Peshmerga fighters inspect the remains of a car, bearing an image of the trademark jihadist flag, which belonged to Isis. Photograph: Getty Images.
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The long shadow of Isis

There is usually a price when bloodlust goes unchecked in distant lands.

So this time Britain does arrive on the international scene, if not quite to the rescue. It makes its entry late in the latest Middle Eastern war, and with significant caveats. The politics of process and the elevation of legality to a form of moral good have affected many aspects of national life in recent times (witness the tendency to respond to every controversy by recourse to an official inquiry); they now exert unprecedented influence over foreign policy.

Both in the House of Commons vote on intervention in Syria in August last year and in this month’s vote on Iraq, it was clear that David Cameron wanted to do much more, and he had his Liberal Democrat coalition partners along with him (if not all of his own party). It is only recently that parliament has insisted on the notion that every military action requires its approval. Ironically, this is an unintended legacy of its own support for Tony Blair over the US-led invasion of Iraq in 2003. There is no going back from that, even if the security threats of the future are likely to require more dynamism and agility than the procedure permits. British governments have seldom been so hamstrung in their conduct of foreign policy – but then again, the existence of the United Kingdom was under grave threat just a few weeks ago.

Hand-wringing about Britain’s role in the world is a symptom of a deeper malaise. The broad postwar consensus that “punching above our weight” was a good thing has ruptured, like much else. The various pieces that are left are not much to behold. Whether it is the Blairism-lite of Cameron, the vague “internationalism” of Ed Miliband’s Labour conference speech in Manchester, the neo-isolationism of the new right, weary nationalism, half-baked cynicism, or even the caricature of Gallowayism – nothing seems to offer a serious response to the world as it is. “Wait, wait, wait, wait, wait,” said Nigel Farage, leader of the UK Independence Party, when asked on the BBC for his preferred response to Isis. At the other end of the spectrum, Blair’s latest 3,000-word essay advocating the use of ground troops gathers dust on tonyblairoffice.org – like an expensive piece of art without a home to hang it in.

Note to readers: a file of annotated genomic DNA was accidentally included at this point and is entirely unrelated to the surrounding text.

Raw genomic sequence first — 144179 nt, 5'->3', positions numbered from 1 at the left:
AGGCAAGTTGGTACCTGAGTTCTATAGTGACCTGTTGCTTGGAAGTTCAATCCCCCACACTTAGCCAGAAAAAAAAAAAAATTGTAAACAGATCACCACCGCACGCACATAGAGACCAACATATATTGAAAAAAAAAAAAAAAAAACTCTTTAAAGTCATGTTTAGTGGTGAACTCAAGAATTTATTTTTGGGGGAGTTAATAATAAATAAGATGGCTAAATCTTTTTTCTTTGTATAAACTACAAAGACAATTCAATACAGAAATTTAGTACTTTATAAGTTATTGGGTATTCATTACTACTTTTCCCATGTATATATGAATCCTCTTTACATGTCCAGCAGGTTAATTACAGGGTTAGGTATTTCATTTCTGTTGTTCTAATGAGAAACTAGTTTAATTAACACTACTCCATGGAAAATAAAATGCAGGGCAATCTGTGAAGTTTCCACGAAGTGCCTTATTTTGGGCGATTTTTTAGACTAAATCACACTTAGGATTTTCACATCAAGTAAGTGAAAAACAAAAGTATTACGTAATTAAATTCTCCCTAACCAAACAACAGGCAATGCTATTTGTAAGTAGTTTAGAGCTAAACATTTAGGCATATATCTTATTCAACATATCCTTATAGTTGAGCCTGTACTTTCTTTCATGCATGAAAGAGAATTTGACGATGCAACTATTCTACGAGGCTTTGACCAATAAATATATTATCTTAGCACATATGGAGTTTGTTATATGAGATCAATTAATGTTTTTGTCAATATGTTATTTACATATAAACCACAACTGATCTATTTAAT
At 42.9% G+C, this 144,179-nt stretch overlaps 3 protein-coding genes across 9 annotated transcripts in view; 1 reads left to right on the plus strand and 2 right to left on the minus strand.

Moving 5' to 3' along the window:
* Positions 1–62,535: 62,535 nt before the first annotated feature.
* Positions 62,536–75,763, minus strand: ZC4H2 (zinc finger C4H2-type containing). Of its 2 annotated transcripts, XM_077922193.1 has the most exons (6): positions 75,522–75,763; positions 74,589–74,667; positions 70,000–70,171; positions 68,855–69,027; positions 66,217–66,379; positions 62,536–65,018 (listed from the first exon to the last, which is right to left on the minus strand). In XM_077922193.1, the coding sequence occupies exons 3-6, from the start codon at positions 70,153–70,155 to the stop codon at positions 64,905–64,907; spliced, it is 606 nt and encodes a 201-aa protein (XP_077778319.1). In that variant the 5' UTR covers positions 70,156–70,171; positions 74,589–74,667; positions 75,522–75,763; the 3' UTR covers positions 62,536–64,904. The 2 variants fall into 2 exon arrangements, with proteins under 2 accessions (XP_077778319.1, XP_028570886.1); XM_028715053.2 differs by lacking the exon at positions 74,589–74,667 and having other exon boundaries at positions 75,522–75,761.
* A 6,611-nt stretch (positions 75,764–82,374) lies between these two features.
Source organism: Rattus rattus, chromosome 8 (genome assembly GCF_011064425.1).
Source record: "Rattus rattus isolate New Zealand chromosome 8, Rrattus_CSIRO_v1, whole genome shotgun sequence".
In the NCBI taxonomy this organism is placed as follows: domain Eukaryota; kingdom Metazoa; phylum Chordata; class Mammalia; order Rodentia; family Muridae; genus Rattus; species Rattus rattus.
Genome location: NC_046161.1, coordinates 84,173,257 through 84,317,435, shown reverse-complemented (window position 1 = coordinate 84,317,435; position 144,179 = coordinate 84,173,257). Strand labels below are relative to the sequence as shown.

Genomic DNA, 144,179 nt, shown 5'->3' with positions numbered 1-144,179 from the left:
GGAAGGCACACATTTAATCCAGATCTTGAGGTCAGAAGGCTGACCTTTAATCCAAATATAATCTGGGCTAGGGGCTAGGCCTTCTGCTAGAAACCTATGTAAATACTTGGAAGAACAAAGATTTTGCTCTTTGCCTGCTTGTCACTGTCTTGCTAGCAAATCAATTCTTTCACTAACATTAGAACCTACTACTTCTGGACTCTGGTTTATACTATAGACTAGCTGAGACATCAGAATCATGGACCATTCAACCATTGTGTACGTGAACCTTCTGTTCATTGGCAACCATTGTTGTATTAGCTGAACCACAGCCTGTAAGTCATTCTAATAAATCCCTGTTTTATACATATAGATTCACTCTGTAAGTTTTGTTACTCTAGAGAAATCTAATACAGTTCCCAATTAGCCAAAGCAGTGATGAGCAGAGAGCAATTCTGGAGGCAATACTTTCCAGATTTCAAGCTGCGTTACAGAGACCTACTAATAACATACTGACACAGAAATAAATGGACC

Last year, at the time of the vote on Syria, Britain was first into the blocks, ahead of a reluctant Obama. But in a moment that might come to define Cameron’s premiership, it fell at the starting pistol. Those ramifications are still being felt.

This year, President Obama has finally wilted under pressure to intervene again in the Middle East – something he wanted to avoid more than anything else. Despite the elaborate rhetorical adornment, historians may come to think of Obama’s strategy as one of “counterpunch” or “whack-a-mole” when threats to US security emerge. Fighter jets are being used instead of drones but there are precedents in his targeting of al-Qaeda in Pakistan and the Arabian Peninsula. Meanwhile, if Obama’s language, full of exhortations about defeating the “evil” of Isis, sounds familiar, that is because it is. In making the case for strikes, he said that the US was not at war with Islam, which is what George W Bush said repeatedly after the 11 September 2001 attacks.

The August 2013 parliamentary vote on Syria caused an odd chain reaction that played into Obama’s lack of surety about the best course of action, combined with the likely opposition of the US Congress to military action (much to the frustration of Secretary of State John Kerry). This time, the president did not wait for the choreography to begin in London. This is a subtle but stark indication of Britain’s diminished role; the Americans have concerns about the robustness of their old ally. They watched the Scottish referendum unfold with more concern than we might assume.